When you first joined UW-Madison as an academic staff member, you may have heard the term “shared governance” mentioned as a benefit of working here. Maybe you were curious and delved further into what this means. Or maybe, like many of us juggling busy work and home lives, you accepted it as a good thing but remained vague on the details.
Shared governance deserves a closer look, though, because it’s essentially the collective voice we raise on our own behalf. Shared governance is how we listen and understand the challenges our colleagues are facing in the workplace. It’s how academic staff, along with faculty, university staff, and students, engage the attention of administration on those issues, and it’s how we work for change.
“Our governance rights are enshrined in state statute,” says Jake Smith, Secretary of the Academic Staff. “That’s what makes us unique among our peers. Most other universities have a governance structure that’s put in place by their campus.”
In a nutshell, here’s how it works: since 1987, our academic staff governance structure has been organized by districts. Each academic staff member is part of a district (find your district). The logic around districting is based on two considerations: your title, and your school/college/division (and sometimes your department). For example, scientists on campus will be part of a district that generally includes other scientists.
“The thinking is that someone who is a scientist knows how to best represent the needs of scientists on campus,” Smith says. “Same for a marketing or communications professional, or an instructor, or an administrator.”
Each district has a representative that attends monthly meetings of the Academic Staff Assembly. This is where issues of particular importance to academic staff are raised. Examples would be the Title and Total Compensation (TTC) project, implementation of remote work policies, progression and promotion, diversity, equity, inclusion and belonging, and more.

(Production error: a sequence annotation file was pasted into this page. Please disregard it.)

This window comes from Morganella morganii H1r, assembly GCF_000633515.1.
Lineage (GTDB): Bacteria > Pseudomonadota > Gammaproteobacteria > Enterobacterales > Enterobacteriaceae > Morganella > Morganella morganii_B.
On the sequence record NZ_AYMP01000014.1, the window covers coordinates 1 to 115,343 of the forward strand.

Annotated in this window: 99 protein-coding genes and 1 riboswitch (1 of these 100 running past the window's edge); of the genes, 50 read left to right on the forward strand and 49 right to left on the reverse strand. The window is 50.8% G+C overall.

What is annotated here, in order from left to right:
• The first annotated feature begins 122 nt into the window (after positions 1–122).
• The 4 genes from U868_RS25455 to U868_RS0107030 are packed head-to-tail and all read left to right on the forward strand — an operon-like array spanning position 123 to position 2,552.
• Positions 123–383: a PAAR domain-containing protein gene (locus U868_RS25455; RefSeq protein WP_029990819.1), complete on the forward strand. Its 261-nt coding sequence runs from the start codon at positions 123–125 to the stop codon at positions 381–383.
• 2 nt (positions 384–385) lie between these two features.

Senior campus leaders often attend these Assembly meetings, where recommendations are made and resolutions are passed. Leaders offer updates, and they’re looking for input, as well.
“The provost presides over Assembly meetings. The chancellor attends twice a year. The chief diversity officer attends annually. Leaders are coming to governance for direct feedback on initiatives,” says Smith.
The Academic Staff Executive Committee meets weekly to keep issues on the front burner and deal with day-to-day business of the Assembly. Then there are various standing and ad-hoc committees—such as the Communications Committee responsible for putting out this e-newsletter, or the Mentoring Committee that pairs long-time employees with newer hires. In addition to the campus-wide committees, there are also service opportunities in your college, school, or division, through the Committee on Academic Staff Issues (CASI), which advises the dean or director on issues pertaining to, or affecting, academic staff members.
“One of the great things about shared governance is that in addition to getting to know campus and advocating for change, participation on committees gives academic staff the opportunity to interact with people they wouldn’t ordinarily interact with,” says Smith. “It gives everyone a chance for personal and professional growth.”
Participating in shared governance is a protected right and is allowed to occur on work time and without loss of pay. There are many opportunities to get involved!
In March 2023, the Academic Staff Assembly passed Resolution #806 on Improving Academic Staff Workplace Conditions and Morale. This resolution addressed the challenges that Academic Staff continue to face related to the ongoing COVID-19 pandemic, climate issues, and more. Specific recommendations were made to improve conditions for Academic Staff. A complete list of resolutions and recommendations from the Academic Staff Assembly shows the impact of shared governance on our workplace at UW–Madison.
This article was written by Mary Ellen Gabriel for the Cornerstone newsletter